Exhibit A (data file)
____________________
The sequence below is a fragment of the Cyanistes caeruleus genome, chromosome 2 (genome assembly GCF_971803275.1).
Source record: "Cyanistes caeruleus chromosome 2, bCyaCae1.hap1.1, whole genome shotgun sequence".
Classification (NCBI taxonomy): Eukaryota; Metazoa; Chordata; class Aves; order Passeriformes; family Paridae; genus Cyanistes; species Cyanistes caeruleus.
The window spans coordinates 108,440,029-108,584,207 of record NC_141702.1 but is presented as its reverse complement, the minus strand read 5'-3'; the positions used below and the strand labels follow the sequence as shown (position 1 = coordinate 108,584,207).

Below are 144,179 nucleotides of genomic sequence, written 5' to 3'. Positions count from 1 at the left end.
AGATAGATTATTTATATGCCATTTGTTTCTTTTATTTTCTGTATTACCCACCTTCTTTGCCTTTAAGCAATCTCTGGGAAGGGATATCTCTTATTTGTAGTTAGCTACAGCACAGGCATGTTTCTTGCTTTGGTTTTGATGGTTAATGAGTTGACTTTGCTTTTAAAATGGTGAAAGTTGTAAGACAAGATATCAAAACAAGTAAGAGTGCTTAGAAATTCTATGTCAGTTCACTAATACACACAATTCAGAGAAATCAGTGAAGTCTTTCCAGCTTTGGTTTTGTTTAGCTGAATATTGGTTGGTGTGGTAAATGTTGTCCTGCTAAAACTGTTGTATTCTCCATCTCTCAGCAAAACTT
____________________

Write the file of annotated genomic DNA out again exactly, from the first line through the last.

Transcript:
The sequence below is a fragment of the Cyanistes caeruleus genome, chromosome 2 (genome assembly GCF_971803275.1).
Source record: "Cyanistes caeruleus chromosome 2, bCyaCae1.hap1.1, whole genome shotgun sequence".
Classification (NCBI taxonomy): Eukaryota; Metazoa; Chordata; class Aves; order Passeriformes; family Paridae; genus Cyanistes; species Cyanistes caeruleus.
The window spans coordinates 108,440,029-108,584,207 of record NC_141702.1 but is presented as its reverse complement, the minus strand read 5'-3'; the positions used below and the strand labels follow the sequence as shown (position 1 = coordinate 108,584,207).

Below are 144,179 nucleotides of genomic sequence, written 5' to 3'. Positions count from 1 at the left end.
AGATAGATTATTTATATGCCATTTGTTTCTTTTATTTTCTGTATTACCCACCTTCTTTGCCTTTAAGCAATCTCTGGGAAGGGATATCTCTTATTTGTAGTTAGCTACAGCACAGGCATGTTTCTTGCTTTGGTTTTGATGGTTAATGAGTTGACTTTGCTTTTAAAATGGTGAAAGTTGTAAGACAAGATATCAAAACAAGTAAGAGTGCTTAGAAATTCTATGTCAGTTCACTAATACACACAATTCAGAGAAATCAGTGAAGTCTTTCCAGCTTTGGTTTTGTTTAGCTGAATATTGGTTGGTGTGGTAAATGTTGTCCTGCTAAAACTGTTGTATTCTCCATCTCTCAGCAAAACTT